Sunday, January 1, 2017

When saying good-bye is more than “See ya later”: Serving with Sensitivity.

For some people, “good-bye” is harder than others.  This is the reality of life; of unique experiences and personalities. 

Trauma and loss has a lot to do with it as well.

Our little Viv has said a lot of good-bye in her almost 2 years of life.  But she has never had to say good-bye forever to anyone.  No one she loves has died or left her.  What a blessing that is.  Some of us take such an experience for granted.

Where we live we cannot take it for granted that children have always known adults to come home. 

A few weeks ago, Viv discovered Daniel Tiger on Netflix (SO great that we can access Netflix in Zimbabwe now!) We love the show and the way it discusses emotions and social interactions.

The girls were watching an episode where the parents went out and the kiddos were sad, a song started playing with the lyrics, “Grown-ups come back.”  I was cooking dinner and heard sniffles.  I peeked out into our little living room and Vivi was dancing around and Ru was curled up on the couch wiping her tears.

I want to celebrate the diversity in this cute show, but I also want to point out that this song will not ring true for every child.You see as much as we love our girls the exact same amount, our love for them has to be different…because they are different and their histories are different.  

For Viv, God willing, she will ALWAYS believe that grown-ups, especially her mom and dad, will come back.  Her big sister on the other hand has experienced a life in which this is just not true.  Some grown-ups, including her first parents, were not able to come back.  For years she lived in a house full of children where grown-ups did not come back for them.  This reality has shaped how she lives in the world. 

When people come to visit us, she is so happy.  She loves the time and attention she receives from our visitors… but when they have to leave, she does not bounce back as quickly as one might expect.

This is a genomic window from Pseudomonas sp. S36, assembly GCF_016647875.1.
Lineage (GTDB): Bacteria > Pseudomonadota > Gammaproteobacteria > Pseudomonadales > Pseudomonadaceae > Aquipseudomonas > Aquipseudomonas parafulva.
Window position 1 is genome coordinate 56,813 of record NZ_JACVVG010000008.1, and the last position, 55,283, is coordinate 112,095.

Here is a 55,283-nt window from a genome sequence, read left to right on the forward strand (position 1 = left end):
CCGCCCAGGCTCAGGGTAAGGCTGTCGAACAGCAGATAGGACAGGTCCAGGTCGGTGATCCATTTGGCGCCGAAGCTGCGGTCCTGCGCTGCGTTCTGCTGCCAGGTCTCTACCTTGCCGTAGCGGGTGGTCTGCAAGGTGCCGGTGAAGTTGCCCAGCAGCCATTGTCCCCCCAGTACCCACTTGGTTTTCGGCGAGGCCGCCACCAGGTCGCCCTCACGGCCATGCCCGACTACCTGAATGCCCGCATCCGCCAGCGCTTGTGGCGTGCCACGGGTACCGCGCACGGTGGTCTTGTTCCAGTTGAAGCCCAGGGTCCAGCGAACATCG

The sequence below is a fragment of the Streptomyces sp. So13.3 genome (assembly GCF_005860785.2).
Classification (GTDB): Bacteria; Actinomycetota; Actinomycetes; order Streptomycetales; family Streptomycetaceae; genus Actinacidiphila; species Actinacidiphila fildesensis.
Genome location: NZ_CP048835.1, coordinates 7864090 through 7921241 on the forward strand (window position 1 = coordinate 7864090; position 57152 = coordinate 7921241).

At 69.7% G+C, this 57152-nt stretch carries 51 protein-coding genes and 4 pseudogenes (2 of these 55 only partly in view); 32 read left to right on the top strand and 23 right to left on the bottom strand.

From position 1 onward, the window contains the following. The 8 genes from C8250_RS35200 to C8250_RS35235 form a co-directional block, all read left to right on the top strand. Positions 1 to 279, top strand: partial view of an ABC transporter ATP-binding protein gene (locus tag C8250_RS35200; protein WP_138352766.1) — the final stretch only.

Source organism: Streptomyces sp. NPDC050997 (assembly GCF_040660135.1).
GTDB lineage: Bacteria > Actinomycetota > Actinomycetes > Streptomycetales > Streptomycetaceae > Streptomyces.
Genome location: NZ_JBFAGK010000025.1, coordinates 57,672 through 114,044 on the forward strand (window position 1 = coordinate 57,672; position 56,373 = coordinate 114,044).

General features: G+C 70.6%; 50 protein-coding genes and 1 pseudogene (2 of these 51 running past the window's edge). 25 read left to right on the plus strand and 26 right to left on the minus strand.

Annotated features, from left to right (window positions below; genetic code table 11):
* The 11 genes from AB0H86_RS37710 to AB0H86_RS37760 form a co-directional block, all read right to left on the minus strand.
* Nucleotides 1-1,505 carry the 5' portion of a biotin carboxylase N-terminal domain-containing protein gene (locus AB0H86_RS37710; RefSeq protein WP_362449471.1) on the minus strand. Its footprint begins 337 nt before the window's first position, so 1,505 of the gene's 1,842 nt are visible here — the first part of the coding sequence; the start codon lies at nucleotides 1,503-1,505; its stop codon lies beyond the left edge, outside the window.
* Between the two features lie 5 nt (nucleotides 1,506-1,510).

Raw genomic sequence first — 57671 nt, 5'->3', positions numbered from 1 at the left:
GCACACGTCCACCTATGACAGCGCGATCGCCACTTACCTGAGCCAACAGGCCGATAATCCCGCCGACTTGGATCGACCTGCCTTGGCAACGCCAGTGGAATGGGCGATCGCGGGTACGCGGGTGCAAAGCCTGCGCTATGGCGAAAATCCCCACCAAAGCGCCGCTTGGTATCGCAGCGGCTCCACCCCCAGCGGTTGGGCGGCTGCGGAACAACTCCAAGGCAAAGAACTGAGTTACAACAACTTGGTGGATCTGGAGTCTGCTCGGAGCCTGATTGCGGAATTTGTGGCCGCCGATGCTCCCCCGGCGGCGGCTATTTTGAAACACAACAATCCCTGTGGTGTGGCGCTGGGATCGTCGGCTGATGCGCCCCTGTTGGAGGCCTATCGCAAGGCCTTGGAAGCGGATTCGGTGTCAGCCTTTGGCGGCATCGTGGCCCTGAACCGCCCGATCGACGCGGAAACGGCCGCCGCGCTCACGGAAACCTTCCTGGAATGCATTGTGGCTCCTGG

One of our little girls sometimes cries when friends or family say good-bye, she might not.  If she does, the tears last for a moment and she is consoled by her mommy or daddy and moves on to the nearest toy.  Our other, big girl, gets quiet a few hours before the goodbye is to come, she anticipates it and tries to protect herself.  When the goodbye comes she freezes and eventually in the privacy of her room, cries.  Sometimes she cries for a short time, sometimes she weeps for hours.  For her, good-bye is never just “good-bye,” it is a reminder of all the loss, of every drop of pain a good-bye has ever caused her.  A good-bye resurfaces all of those emotions and she gets to grieve them and weep for them in a new way.  It is healing, but it is oh so very painful.  It is not healthy for her to do it alone.

Last night as Ru wept after Auntie Lauren left, we took turns holding her.  At one point, she sat in bed with Viv and I and we talked with her.  Ruth couldn’t respond, but she listened.  Viv looked at her and said, “Auntie Lauren bye-bye, LuLu (RU) sad.” And her little sister gave lots of hugs.

In our family we do not shy away from big, hard emotions…we cannot because they are a part of us as much as the giggles and squeals. 

For some children, good-byes are not just good-bye, they are the band-aid quickly ripped off an old wound that hasn’t had time or space to completely heal.  Friends, let us try to remember that when we are choosing how to serve cross-culturally.  Let us make the sometimes difficult choice not to connect too deeply with children who have lost primary caregivers, or children who have experienced trauma.  Not all of them have a mommy, daddy and sibling to hold them when they hurt. We understand must leave, we can choose not to sleep in their orphanages or become a temporary part of their family if there is no safe, healing space to leave them in.  Let us ask the hard questions such as, “How can I serve here in a way that allows for a permanent caregiver to have time and space to connect and nurture?” Let our connection be shaped by the answer to the following question, "Who will nurture this child when I leave?"

The band-aid will be ripped off, let’s help ensure that there is somewhere there to kiss the boo-boo when it does.